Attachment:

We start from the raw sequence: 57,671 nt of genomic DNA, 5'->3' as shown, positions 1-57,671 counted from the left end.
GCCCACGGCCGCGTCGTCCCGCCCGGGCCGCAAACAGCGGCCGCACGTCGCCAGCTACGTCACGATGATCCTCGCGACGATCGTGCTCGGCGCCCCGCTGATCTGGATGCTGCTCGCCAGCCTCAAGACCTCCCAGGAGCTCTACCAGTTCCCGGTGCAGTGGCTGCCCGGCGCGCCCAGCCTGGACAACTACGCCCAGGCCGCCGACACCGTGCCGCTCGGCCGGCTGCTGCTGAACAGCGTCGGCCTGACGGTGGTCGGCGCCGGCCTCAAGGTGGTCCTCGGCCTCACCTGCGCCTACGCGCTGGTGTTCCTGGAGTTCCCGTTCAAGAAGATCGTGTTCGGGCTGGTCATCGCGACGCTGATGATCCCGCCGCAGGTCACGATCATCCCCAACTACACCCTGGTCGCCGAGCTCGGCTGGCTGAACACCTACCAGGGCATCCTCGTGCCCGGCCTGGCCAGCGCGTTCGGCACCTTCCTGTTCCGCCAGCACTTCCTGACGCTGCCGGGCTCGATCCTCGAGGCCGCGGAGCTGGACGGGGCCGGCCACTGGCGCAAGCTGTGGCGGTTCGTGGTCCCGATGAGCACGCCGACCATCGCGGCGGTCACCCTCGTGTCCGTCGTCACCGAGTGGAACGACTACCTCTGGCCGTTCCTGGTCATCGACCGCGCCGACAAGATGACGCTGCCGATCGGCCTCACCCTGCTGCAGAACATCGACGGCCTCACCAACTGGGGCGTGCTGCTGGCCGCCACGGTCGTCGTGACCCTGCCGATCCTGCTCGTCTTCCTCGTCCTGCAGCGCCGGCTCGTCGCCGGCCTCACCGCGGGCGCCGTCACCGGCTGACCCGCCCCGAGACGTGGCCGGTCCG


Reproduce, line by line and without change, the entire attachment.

We start from the raw sequence: 57,671 nt of genomic DNA, 5'->3' as shown, positions 1-57,671 counted from the left end.
GCCCACGGCCGCGTCGTCCCGCCCGGGCCGCAAACAGCGGCCGCACGTCGCCAGCTACGTCACGATGATCCTCGCGACGATCGTGCTCGGCGCCCCGCTGATCTGGATGCTGCTCGCCAGCCTCAAGACCTCCCAGGAGCTCTACCAGTTCCCGGTGCAGTGGCTGCCCGGCGCGCCCAGCCTGGACAACTACGCCCAGGCCGCCGACACCGTGCCGCTCGGCCGGCTGCTGCTGAACAGCGTCGGCCTGACGGTGGTCGGCGCCGGCCTCAAGGTGGTCCTCGGCCTCACCTGCGCCTACGCGCTGGTGTTCCTGGAGTTCCCGTTCAAGAAGATCGTGTTCGGGCTGGTCATCGCGACGCTGATGATCCCGCCGCAGGTCACGATCATCCCCAACTACACCCTGGTCGCCGAGCTCGGCTGGCTGAACACCTACCAGGGCATCCTCGTGCCCGGCCTGGCCAGCGCGTTCGGCACCTTCCTGTTCCGCCAGCACTTCCTGACGCTGCCGGGCTCGATCCTCGAGGCCGCGGAGCTGGACGGGGCCGGCCACTGGCGCAAGCTGTGGCGGTTCGTGGTCCCGATGAGCACGCCGACCATCGCGGCGGTCACCCTCGTGTCCGTCGTCACCGAGTGGAACGACTACCTCTGGCCGTTCCTGGTCATCGACCGCGCCGACAAGATGACGCTGCCGATCGGCCTCACCCTGCTGCAGAACATCGACGGCCTCACCAACTGGGGCGTGCTGCTGGCCGCCACGGTCGTCGTGACCCTGCCGATCCTGCTCGTCTTCCTCGTCCTGCAGCGCCGGCTCGTCGCCGGCCTCACCGCGGGCGCCGTCACCGGCTGACCCGCCCCGAGACGTGGCCGGTCCG